Ear and earlobe contacts can generate patches that are roughly the same size as those generated by fingers and thumbs. It has been found, however, that the creases, ridges, and generally rough topography of the ear do produce proximity images unique from fingers and thumbs, at least if the imaging sensor (i.e., touch-surface) covers a significant portion of the ear (i.e. not just the fleshy lobule). The irregularity measure described above is one way to characterize contact roughness (see EQ. 5). This permits a robust means to discriminate between contacts due to ears and earlobes from contacts due to fingers, thumbs, cheeks, thighs and palms. It has been found that the defined irregularity measure tends to give values between 1.0 to 2.0 for ear and earlobe contacts while regular (e.g., smooth) contacts attributable to fingers, thumbs, palms and cheeks give values less than about 1.0. Referring to FIG. 5, illustrative empirical data is shown that illustrates the distinction between ear contacts 500 and other contacts 505 (e.g., fingertips, thumbs and cheeks) based on the above defined irregularity measure. In one embodiment, threshold 510 comprises a linear step-like or spline structure with a first level at an irregularity measure of between approximately 1.0 to 1.2 and a second level at approximately between 1.1 and 1.2. In another embodiment, a single linear function having a positive slope may be used. In yet another embodiment, higher level functions may be used to segregate the various contact types. As noted above, while the exact values for patch contacts may vary from those shown in FIG. 5, it is clear that most rough object contacts may be distinguished from most smooth or regular object contacts using the defined irregularity measure—where the exact nature or form of a decision threshold (e.g., threshold 510) is dependent upon the precise implementation, operational goals and capabilities of the target multi-touch device.
In one embodiment, successive proximity images (aka “frames” are used to track objects as they move across a touch-surface. For example, as an object is moved across a touch-surface, its associated patch(es) may be correlated through overlap calculations. That is, patches identified in successive images that overlap in a specified number of pixels (or fraction of patch pixels) may be interpreted to be caused by the same object. In such an embodiments, the maximum patch minor radius over the life of the tracked contact may be compared to the thresholds discussed above (e.g., thresholds 310 in FIG. 3, 410 in FIG. 4 and 510 in FIG. 5). This approach ensures that a, for example, palm contact does not lose its palm identity should its minor radius temporarily fall below the decision threshold (e.g., 410). It is further noted that if a decision threshold is not a constant value (e.g., 310) but rather some curve (e.g., 410 and 510), it may be advantageous to apply a density-correction to the instantaneous minor radius prior to the maximum minor radius accumulation operation described here.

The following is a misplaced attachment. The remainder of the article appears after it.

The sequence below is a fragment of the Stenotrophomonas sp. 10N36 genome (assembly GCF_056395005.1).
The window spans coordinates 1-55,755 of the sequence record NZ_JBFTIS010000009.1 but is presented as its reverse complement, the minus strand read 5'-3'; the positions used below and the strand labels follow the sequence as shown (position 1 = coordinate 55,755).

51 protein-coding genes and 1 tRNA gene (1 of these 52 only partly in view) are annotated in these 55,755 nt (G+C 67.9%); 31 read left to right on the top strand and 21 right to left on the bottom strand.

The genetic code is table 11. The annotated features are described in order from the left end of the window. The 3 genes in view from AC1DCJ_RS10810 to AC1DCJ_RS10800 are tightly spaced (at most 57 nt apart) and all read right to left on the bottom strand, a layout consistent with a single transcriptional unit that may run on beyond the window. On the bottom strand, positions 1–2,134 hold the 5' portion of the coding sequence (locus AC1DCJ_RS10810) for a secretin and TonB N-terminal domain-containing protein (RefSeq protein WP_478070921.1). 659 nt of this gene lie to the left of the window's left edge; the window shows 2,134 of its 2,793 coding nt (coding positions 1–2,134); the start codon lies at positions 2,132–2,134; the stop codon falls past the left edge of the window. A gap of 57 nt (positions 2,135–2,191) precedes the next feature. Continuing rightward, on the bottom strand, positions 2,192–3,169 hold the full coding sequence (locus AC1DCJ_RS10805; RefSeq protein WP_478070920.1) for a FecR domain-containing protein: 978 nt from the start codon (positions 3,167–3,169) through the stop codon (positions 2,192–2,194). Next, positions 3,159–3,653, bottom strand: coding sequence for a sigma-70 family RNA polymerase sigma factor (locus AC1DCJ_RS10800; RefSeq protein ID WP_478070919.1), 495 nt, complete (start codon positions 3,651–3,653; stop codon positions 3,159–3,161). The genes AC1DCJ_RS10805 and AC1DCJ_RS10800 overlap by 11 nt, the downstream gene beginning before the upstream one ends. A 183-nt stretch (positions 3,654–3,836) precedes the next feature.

When taking a multi-touch device in and out of a pocket, or otherwise generally handling it, users should have the freedom to clasp their hand around it without producing spurious input. Such finger-clasps can be detected via any one of the following criteria:
- Identification (via block 125 in FIG. 1) of five, six or more distinct surface contacts. (For a touch-surface the size of a deck of cards, this many fingertips won't normally fit on the surface, but since the phalange joints of each flattened finger may get segmented into more than one contact patch, two or three flattened fingers may generate five or more contact patches.)
- Two, three or more contact patches are identified and the major radius of at least two exceed approximately 15 millimeters to 18 millimeters. Since cheeks and other large body parts normally produce just one patch with large major radius, the requirement for two or three large patches prevents this test from triggering on a cheek, leg or chest. Also, the requirement for multiple large major radii prevents this test from triggering on a couple fingertips accompanied by a long thumb laid flat against the surface.